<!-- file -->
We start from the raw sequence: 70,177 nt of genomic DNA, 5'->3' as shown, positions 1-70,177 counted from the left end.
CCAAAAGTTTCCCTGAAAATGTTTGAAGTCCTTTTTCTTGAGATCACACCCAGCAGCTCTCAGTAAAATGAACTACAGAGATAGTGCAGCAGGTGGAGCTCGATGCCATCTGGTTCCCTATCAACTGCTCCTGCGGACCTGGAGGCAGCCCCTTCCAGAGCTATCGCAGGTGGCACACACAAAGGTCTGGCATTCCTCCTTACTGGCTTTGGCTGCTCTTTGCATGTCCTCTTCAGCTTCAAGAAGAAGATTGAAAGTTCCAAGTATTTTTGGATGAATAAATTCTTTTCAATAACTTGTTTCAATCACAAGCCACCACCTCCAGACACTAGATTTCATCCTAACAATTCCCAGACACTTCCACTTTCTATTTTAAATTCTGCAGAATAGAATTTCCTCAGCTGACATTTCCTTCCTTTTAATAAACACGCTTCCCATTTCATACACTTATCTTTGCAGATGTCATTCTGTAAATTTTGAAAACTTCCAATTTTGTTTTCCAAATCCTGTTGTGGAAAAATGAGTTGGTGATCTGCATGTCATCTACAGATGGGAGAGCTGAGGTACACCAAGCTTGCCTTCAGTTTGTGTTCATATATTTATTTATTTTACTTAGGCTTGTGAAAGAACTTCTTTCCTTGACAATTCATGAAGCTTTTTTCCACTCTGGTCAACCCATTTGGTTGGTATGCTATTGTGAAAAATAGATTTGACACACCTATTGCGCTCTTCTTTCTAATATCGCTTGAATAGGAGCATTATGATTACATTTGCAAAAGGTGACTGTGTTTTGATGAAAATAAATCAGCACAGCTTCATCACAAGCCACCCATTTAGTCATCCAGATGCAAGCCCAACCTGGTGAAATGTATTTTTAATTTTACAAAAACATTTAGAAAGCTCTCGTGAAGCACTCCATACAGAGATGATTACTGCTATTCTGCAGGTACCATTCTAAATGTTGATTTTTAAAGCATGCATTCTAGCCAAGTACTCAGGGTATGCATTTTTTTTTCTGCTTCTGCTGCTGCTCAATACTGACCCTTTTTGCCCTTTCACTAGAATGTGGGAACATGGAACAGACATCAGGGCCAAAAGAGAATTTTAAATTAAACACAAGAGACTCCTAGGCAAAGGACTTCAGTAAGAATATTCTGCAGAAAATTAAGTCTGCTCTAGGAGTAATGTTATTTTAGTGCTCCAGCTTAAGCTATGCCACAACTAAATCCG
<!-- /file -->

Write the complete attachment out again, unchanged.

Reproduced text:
We start from the raw sequence: 70,177 nt of genomic DNA, 5'->3' as shown, positions 1-70,177 counted from the left end.
CCAAAAGTTTCCCTGAAAATGTTTGAAGTCCTTTTTCTTGAGATCACACCCAGCAGCTCTCAGTAAAATGAACTACAGAGATAGTGCAGCAGGTGGAGCTCGATGCCATCTGGTTCCCTATCAACTGCTCCTGCGGACCTGGAGGCAGCCCCTTCCAGAGCTATCGCAGGTGGCACACACAAAGGTCTGGCATTCCTCCTTACTGGCTTTGGCTGCTCTTTGCATGTCCTCTTCAGCTTCAAGAAGAAGATTGAAAGTTCCAAGTATTTTTGGATGAATAAATTCTTTTCAATAACTTGTTTCAATCACAAGCCACCACCTCCAGACACTAGATTTCATCCTAACAATTCCCAGACACTTCCACTTTCTATTTTAAATTCTGCAGAATAGAATTTCCTCAGCTGACATTTCCTTCCTTTTAATAAACACGCTTCCCATTTCATACACTTATCTTTGCAGATGTCATTCTGTAAATTTTGAAAACTTCCAATTTTGTTTTCCAAATCCTGTTGTGGAAAAATGAGTTGGTGATCTGCATGTCATCTACAGATGGGAGAGCTGAGGTACACCAAGCTTGCCTTCAGTTTGTGTTCATATATTTATTTATTTTACTTAGGCTTGTGAAAGAACTTCTTTCCTTGACAATTCATGAAGCTTTTTTCCACTCTGGTCAACCCATTTGGTTGGTATGCTATTGTGAAAAATAGATTTGACACACCTATTGCGCTCTTCTTTCTAATATCGCTTGAATAGGAGCATTATGATTACATTTGCAAAAGGTGACTGTGTTTTGATGAAAATAAATCAGCACAGCTTCATCACAAGCCACCCATTTAGTCATCCAGATGCAAGCCCAACCTGGTGAAATGTATTTTTAATTTTACAAAAACATTTAGAAAGCTCTCGTGAAGCACTCCATACAGAGATGATTACTGCTATTCTGCAGGTACCATTCTAAATGTTGATTTTTAAAGCATGCATTCTAGCCAAGTACTCAGGGTATGCATTTTTTTTTCTGCTTCTGCTGCTGCTCAATACTGACCCTTTTTGCCCTTTCACTAGAATGTGGGAACATGGAACAGACATCAGGGCCAAAAGAGAATTTTAAATTAAACACAAGAGACTCCTAGGCAAAGGACTTCAGTAAGAATATTCTGCAGAAAATTAAGTCTGCTCTAGGAGTAATGTTATTTTAGTGCTCCAGCTTAAGCTATGCCACAACTAAATCCG